Besides, the study will use the internet and other available resources. The process will last for 20 days. After data collection, the researcher will embark on data analysis. The researcher will require adequate time to analyse and compare data collected from different non-profit organisations.

Moreover, the researcher will require time to compare primary data with secondary data obtained from public library and organisational anecdotes. Data analysis and compilation will take 40 days. The researcher will have ample time to use all necessary methods of data analysis and comparison to come up with accurate and feasible conclusion. After compiling the results, the researcher will take ten days to present and explain the results.

Also, he will give recommendations on what should be done to help non-profit organisations transform to financially viable institutions. Below is a Gantt diagram for the research implementation.

Feb 01-Feb 20 Feb 21-March 13 March 14-April 27 April 28-May 18 May 19-June 07 June 07-July 17 July 17-July 24
Research preparation
Questionnaire development and running of pilot study
Respondents selection and interview administration
Active observation and video recording
Collection of secondary data
Data analysis and compilation
Research presentation

Critical Discussion/Conclusion

Biomatrix theory is a contemporary systems approach. It is a comprehensive approach to organisational transformation. The method was selected because it views an organisation as a system, which is developing over time.

Additionally, the approach puts into consideration environmental factors that influence organisational transformation. Gustavson (2001) alleges, “Biomatrix theory considers dynamic environment where pluralism and many-sidedness are the order rather than uniformity and single directedness….allows comprehensive analysis of organisations without losing picture of the whole organisation” (p. 20).

It is hard to give a precise solution on how non-profit corporations can transform into financially viable institutions. Nevertheless, with the help of Biomatrix theory, organisational leaders can incorporate feasible business models into non-profit institutions. What leaders should know is that before they start planning for transformation, they should have a clear picture of the institution’s future.

This study has the potential of converting non-profit organisations into financially viable institutions, therefore, ensuring their sustainability. Besides, the proposal has the potential of saving non-profit institutions the burden of looking for donors to fund their short-term projects.

Non-profit institutions are meant to benefit the public. Hence, there are state laws that dictate their activities. The proposal may give some recommendations that contravene state laws. Hence, it is imperative to understand all state laws before implementing the recommendations.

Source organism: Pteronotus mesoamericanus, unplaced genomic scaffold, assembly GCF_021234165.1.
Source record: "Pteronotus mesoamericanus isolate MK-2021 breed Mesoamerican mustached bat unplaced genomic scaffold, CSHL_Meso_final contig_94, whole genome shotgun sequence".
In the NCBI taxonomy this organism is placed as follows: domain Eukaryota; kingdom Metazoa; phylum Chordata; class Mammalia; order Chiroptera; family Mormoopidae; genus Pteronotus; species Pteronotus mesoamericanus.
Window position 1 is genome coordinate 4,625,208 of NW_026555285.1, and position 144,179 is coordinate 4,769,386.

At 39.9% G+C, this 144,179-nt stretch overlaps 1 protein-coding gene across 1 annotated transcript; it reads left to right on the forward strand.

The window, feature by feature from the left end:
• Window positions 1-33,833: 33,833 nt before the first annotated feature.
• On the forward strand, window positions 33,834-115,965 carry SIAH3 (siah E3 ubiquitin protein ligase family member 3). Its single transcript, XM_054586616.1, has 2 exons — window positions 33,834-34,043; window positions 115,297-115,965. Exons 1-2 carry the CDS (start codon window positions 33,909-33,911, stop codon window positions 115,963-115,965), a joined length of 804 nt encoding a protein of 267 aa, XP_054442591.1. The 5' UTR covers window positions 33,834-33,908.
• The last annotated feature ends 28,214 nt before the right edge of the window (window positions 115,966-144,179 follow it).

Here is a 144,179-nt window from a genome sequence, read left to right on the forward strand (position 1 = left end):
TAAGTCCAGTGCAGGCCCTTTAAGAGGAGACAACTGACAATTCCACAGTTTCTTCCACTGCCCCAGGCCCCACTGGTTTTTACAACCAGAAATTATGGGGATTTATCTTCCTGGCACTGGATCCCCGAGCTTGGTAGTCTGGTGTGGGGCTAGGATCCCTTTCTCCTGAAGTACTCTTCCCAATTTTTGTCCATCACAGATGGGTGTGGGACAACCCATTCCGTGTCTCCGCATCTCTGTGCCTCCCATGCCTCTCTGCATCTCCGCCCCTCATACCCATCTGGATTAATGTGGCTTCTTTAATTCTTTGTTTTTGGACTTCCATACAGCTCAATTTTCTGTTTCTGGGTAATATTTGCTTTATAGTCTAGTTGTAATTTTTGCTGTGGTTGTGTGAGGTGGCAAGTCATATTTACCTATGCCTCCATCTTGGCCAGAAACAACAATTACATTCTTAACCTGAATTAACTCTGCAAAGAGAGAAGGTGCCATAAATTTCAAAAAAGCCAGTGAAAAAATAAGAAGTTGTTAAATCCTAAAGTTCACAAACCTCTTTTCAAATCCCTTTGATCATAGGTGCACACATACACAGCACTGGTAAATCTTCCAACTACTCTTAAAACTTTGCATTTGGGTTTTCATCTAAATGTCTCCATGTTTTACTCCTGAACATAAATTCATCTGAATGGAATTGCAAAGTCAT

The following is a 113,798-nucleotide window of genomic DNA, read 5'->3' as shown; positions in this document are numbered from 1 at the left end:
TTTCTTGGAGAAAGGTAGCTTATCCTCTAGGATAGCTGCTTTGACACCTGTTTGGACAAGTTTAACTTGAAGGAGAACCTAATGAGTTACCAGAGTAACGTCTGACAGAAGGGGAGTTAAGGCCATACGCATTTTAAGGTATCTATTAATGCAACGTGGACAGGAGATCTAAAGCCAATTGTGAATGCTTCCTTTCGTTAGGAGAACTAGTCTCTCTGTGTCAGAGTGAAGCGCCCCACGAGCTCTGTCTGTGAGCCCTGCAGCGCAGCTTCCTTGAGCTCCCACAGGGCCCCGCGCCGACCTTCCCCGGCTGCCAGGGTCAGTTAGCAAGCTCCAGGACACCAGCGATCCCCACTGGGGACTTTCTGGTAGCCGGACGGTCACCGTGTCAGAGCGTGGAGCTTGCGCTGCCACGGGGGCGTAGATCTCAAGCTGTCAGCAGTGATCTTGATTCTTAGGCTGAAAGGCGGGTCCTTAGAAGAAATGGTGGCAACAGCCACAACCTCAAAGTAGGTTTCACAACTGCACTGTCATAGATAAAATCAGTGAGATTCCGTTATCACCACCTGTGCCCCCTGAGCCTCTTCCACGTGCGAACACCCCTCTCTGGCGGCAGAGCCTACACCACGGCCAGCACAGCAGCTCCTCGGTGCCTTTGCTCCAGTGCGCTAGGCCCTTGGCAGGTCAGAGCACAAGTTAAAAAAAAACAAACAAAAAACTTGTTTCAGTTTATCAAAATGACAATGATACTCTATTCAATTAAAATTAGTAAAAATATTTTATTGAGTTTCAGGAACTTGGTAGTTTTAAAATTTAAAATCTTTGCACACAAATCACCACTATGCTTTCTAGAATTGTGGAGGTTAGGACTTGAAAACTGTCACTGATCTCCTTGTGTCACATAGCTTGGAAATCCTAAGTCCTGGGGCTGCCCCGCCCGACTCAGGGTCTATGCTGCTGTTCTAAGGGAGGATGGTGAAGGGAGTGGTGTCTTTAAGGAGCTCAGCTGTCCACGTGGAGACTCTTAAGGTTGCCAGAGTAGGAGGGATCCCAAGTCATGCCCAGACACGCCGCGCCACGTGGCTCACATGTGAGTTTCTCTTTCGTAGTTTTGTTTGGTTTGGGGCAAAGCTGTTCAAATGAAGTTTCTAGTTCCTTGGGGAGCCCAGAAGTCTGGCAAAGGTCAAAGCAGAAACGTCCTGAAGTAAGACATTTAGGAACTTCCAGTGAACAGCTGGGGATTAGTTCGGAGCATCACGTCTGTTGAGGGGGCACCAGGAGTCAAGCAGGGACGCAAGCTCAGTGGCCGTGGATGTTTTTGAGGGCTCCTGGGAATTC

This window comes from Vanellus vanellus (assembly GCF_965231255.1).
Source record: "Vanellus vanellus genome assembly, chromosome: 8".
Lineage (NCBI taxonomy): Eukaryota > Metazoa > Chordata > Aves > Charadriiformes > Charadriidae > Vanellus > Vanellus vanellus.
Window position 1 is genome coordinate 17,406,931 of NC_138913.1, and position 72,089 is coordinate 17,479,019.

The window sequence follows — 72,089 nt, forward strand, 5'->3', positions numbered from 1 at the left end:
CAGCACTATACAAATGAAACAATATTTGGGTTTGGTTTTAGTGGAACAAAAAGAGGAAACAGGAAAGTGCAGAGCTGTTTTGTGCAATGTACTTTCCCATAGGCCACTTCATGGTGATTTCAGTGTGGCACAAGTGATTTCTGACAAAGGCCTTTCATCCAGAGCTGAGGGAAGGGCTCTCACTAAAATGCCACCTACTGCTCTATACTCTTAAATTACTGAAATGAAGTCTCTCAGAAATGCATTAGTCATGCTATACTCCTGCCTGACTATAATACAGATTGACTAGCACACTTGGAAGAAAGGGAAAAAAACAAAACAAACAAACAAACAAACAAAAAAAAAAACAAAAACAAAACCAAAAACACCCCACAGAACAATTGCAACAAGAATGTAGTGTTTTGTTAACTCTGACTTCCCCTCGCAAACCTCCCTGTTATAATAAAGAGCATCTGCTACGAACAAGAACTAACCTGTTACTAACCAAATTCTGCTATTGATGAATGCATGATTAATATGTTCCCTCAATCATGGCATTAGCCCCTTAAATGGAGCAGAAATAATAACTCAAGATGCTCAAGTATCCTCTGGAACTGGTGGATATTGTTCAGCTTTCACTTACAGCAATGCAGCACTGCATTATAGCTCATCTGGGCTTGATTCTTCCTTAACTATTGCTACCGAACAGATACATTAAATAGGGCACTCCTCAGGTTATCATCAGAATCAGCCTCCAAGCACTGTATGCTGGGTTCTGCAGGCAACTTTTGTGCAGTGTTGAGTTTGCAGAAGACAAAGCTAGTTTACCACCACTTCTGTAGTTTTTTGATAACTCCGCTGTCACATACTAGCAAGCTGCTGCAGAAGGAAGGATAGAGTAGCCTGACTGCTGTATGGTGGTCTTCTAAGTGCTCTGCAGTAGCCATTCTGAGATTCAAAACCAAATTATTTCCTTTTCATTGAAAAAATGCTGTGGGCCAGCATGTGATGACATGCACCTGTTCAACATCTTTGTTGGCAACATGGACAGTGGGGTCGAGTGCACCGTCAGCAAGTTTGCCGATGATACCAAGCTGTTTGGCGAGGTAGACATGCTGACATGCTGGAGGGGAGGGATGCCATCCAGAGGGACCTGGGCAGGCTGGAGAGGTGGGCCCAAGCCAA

The proposed research may be susceptible to a number of ethical challenges. Participants may not be willing to disclose sensitive information due to fear of discrimination. Moreover, organisational leaders may decline to disclose information that they deem to violate state laws due to fear that it may reach state agents. Thus, the research may end up not gathering adequate and accurate information that can be used to give viable recommendations.


Archer, M. (2000). Being human: The problem of agency. Cambridge: Cambridge University Press.

Argyris, C. (1993). Knowledge for action. A guide to overcoming barriers to organizational change. San Francisco: Jossey-Bass Publishers.

Banister, P., Burman, E., Parker, I., Taylor, M., & Tindall, C. (1994). Qualitative methods in psychology. A research guide. Buckingham: Open University Press.

Dostal, E. (2005). Biomatrix: A systems approach to organisational and societal change. Cape Town: University of Cape Town Press.

Gratton, L. (2004). The democratic enterprise. London: Pearson Education.

Gustavsen, B. (2004). Theory and practice: The mediating discourse. London: SAGE Publications.

Holbeche, L., (2009). Organisational development- what’s in a name? Impact, 26(1), 6-9.

Mayrhofer, W. (2004). Social systems theory as theoretical framework for human resource management-benediction or curse? Management Review, 15(2), 178-191.

McMillan, E. (2004). Complexity, organizations and change. London: Routledge.

Merriam, S. (1998). Qualitative research and case study applications in education. San Francisco: Jossey-Bass Publishers.

Pascale, R., Millemann, M., & Gioja, L. (2000). Surfing the edge of chaos. New York: Three Rivers Press.

Senge, P. (1990). The fifth discipline. New York: Doubleday.

Stake, R. (1995). The art of case study research. Thousand Oaks, California: SAGE Publications.

Todnem, R. (2005). Organisational change management: A critical review. Journal of Change Management, 5(4), 369-380.